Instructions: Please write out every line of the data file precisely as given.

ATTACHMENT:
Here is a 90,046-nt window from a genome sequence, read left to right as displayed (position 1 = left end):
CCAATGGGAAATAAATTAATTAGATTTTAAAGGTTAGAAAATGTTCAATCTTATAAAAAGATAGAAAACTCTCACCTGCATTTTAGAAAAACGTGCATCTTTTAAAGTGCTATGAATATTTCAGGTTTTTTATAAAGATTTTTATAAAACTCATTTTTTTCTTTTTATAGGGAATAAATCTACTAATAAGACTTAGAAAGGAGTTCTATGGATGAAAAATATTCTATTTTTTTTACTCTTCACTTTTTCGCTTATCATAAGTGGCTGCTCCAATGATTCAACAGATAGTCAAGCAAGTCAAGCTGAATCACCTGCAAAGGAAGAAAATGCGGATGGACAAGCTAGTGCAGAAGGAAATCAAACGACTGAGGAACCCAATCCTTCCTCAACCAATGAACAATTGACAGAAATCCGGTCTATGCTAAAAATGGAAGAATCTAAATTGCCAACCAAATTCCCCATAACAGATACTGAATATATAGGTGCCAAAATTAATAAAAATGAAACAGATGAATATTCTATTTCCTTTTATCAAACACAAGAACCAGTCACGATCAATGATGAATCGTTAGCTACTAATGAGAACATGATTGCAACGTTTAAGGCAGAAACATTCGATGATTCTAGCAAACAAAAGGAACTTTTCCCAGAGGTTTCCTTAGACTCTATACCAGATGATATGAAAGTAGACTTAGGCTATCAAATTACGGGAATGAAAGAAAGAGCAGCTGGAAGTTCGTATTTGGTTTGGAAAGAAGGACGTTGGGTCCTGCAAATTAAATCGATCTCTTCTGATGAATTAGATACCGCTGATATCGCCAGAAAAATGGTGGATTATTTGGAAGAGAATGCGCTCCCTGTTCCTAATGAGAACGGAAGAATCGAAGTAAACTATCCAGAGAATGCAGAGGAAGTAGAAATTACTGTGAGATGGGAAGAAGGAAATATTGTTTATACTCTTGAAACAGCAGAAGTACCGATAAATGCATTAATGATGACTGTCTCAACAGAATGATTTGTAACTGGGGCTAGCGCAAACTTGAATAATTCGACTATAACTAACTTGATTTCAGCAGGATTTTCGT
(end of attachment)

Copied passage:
Here is a 90,046-nt window from a genome sequence, read left to right as displayed (position 1 = left end):
CCAATGGGAAATAAATTAATTAGATTTTAAAGGTTAGAAAATGTTCAATCTTATAAAAAGATAGAAAACTCTCACCTGCATTTTAGAAAAACGTGCATCTTTTAAAGTGCTATGAATATTTCAGGTTTTTTATAAAGATTTTTATAAAACTCATTTTTTTCTTTTTATAGGGAATAAATCTACTAATAAGACTTAGAAAGGAGTTCTATGGATGAAAAATATTCTATTTTTTTTACTCTTCACTTTTTCGCTTATCATAAGTGGCTGCTCCAATGATTCAACAGATAGTCAAGCAAGTCAAGCTGAATCACCTGCAAAGGAAGAAAATGCGGATGGACAAGCTAGTGCAGAAGGAAATCAAACGACTGAGGAACCCAATCCTTCCTCAACCAATGAACAATTGACAGAAATCCGGTCTATGCTAAAAATGGAAGAATCTAAATTGCCAACCAAATTCCCCATAACAGATACTGAATATATAGGTGCCAAAATTAATAAAAATGAAACAGATGAATATTCTATTTCCTTTTATCAAACACAAGAACCAGTCACGATCAATGATGAATCGTTAGCTACTAATGAGAACATGATTGCAACGTTTAAGGCAGAAACATTCGATGATTCTAGCAAACAAAAGGAACTTTTCCCAGAGGTTTCCTTAGACTCTATACCAGATGATATGAAAGTAGACTTAGGCTATCAAATTACGGGAATGAAAGAAAGAGCAGCTGGAAGTTCGTATTTGGTTTGGAAAGAAGGACGTTGGGTCCTGCAAATTAAATCGATCTCTTCTGATGAATTAGATACCGCTGATATCGCCAGAAAAATGGTGGATTATTTGGAAGAGAATGCGCTCCCTGTTCCTAATGAGAACGGAAGAATCGAAGTAAACTATCCAGAGAATGCAGAGGAAGTAGAAATTACTGTGAGATGGGAAGAAGGAAATATTGTTTATACTCTTGAAACAGCAGAAGTACCGATAAATGCATTAATGATGACTGTCTCAACAGAATGATTTGTAACTGGGGCTAGCGCAAACTTGAATAATTCGACTATAACTAACTTGATTTCAGCAGGATTTTCGT